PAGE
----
Japan and the European Union (EU) are getting closer to a free trade agreement. For Britons and the U.K. government, this development is another factor to consider in the looming "Brexit" decision.
Japanese Prime Minister Shinzo Abe and EU leaders concur that the two parties should speed up free trade negotiations with hopes they will come to an agreement by the end of the year, according to The Japan Times. Abe disclosed the desire to move forward with discussions in a meeting with Donald Tusk, president of the European Council, and Jean-Claude Juncker, president of the European Commission.
EU and Japan agree to complete trade deal this year
The EU and Japan have been working on a free trade deal for some time. Negotiations began in 2013, with intentions to finalize the agreement by the end of 2015. However, the participants missed the deadline and now hope to have the deal finished by the conclusion of 2016.
"Our negotiations have progressed but now we must finish the job," Juncker said about the potential deal, according to China.org.cn. "I am confident we can do this before the end of this year."
The reason the trade negotiations didn't meet the 2015 deadline was, reportedly, the Trans Pacific Partnership (TPP), according to the Chinese media outlet. With TPP finalized, Tokyo has pivoted back toward the EU and recently completed the 16th round of negotiations on the agreement between the EU and Japan.
As Tokyo and Brussels kick off what they hope is the final year of free trade negotiations between them, the U.K. is mulling whether to leave the EU. Already the trade implications of such a significant move have made headlines, with U.S. President Barack Obama making public his hopes that the U.K. remain a member of the European bloc. Now, as his country moves forward on a deal with the EU, Abe has expressed a similar sentiment.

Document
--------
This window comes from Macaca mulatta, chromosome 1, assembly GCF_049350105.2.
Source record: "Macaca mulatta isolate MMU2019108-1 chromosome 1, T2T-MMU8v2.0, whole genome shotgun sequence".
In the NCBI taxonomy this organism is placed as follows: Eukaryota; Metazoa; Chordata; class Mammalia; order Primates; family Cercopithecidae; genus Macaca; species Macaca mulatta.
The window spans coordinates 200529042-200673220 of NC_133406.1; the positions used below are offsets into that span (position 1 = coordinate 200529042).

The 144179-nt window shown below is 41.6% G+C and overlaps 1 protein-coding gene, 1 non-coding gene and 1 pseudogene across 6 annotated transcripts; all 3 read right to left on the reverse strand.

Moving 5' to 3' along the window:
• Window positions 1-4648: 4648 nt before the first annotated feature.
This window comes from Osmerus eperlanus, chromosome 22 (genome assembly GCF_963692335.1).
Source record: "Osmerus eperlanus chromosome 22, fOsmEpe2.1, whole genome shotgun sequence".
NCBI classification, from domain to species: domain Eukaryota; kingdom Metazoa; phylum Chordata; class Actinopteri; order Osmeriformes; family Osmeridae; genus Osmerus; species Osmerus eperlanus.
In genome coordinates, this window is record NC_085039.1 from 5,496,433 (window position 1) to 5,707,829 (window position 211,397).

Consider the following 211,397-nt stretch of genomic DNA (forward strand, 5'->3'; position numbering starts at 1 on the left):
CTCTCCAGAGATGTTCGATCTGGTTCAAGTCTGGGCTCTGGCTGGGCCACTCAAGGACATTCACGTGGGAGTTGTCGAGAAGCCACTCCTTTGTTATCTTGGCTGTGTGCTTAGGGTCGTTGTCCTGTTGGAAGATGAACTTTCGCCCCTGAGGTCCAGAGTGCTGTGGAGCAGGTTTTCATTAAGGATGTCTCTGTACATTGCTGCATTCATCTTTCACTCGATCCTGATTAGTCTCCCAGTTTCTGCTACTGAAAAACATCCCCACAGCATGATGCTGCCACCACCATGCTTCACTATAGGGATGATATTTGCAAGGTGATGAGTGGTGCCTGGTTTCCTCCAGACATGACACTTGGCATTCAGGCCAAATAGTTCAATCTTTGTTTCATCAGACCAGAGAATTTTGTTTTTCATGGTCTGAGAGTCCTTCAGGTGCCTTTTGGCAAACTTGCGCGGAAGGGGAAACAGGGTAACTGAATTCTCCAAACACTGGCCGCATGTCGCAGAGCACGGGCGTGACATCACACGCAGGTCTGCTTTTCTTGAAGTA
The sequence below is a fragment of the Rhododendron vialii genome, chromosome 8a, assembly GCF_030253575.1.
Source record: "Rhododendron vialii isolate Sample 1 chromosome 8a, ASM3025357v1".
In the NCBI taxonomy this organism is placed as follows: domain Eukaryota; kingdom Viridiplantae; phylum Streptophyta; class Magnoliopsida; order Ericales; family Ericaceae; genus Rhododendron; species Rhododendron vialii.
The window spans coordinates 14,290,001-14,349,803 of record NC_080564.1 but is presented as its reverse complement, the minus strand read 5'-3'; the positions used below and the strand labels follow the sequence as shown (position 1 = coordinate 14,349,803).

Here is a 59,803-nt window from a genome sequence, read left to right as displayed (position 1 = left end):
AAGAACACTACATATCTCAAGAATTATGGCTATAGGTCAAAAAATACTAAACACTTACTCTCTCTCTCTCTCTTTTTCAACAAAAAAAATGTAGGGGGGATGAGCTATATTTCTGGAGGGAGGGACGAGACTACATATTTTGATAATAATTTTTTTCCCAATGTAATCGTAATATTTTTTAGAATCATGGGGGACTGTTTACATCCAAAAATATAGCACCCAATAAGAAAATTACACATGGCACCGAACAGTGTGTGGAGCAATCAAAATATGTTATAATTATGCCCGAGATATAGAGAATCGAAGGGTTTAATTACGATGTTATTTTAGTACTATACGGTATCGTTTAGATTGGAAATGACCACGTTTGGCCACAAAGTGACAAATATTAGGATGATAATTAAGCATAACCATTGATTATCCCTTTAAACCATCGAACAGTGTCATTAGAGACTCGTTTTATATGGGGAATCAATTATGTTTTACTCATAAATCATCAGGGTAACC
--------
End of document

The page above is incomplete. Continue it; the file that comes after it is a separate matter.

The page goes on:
"Japan very clearly would prefer Britain to remain within the EU," Abe said at a press conference with Prime Minister David Cameron, according to The Telegraph.
Japanese business interests could back out of the U.K.
Abe noted that a number of Japanese businesses have locations in the U.K. precisely because of the country's connection to the EU. If the country leaves the socio-economic bloc, there's a chance Japanese investors will back out of Britain, he warned. This observation comes shortly after Obama's assertion that if the U.K. backs out of the EU, it will have to wait its turn for a free trade deal with the U.S., something which could take up to a decade.
The possibility of the Brexit could throw off a number of established or in-progress trade deals, and make several new agreements necessary. Now at least two world leaders, Abe and Obama, have come out in opposition of such a move. In addition, they've levied what some perceive as trade or economic threats against the U.K. Whether Briton's actually follows through with this course of action remains to be seen, but the implications are already emerging as heads of state take sides.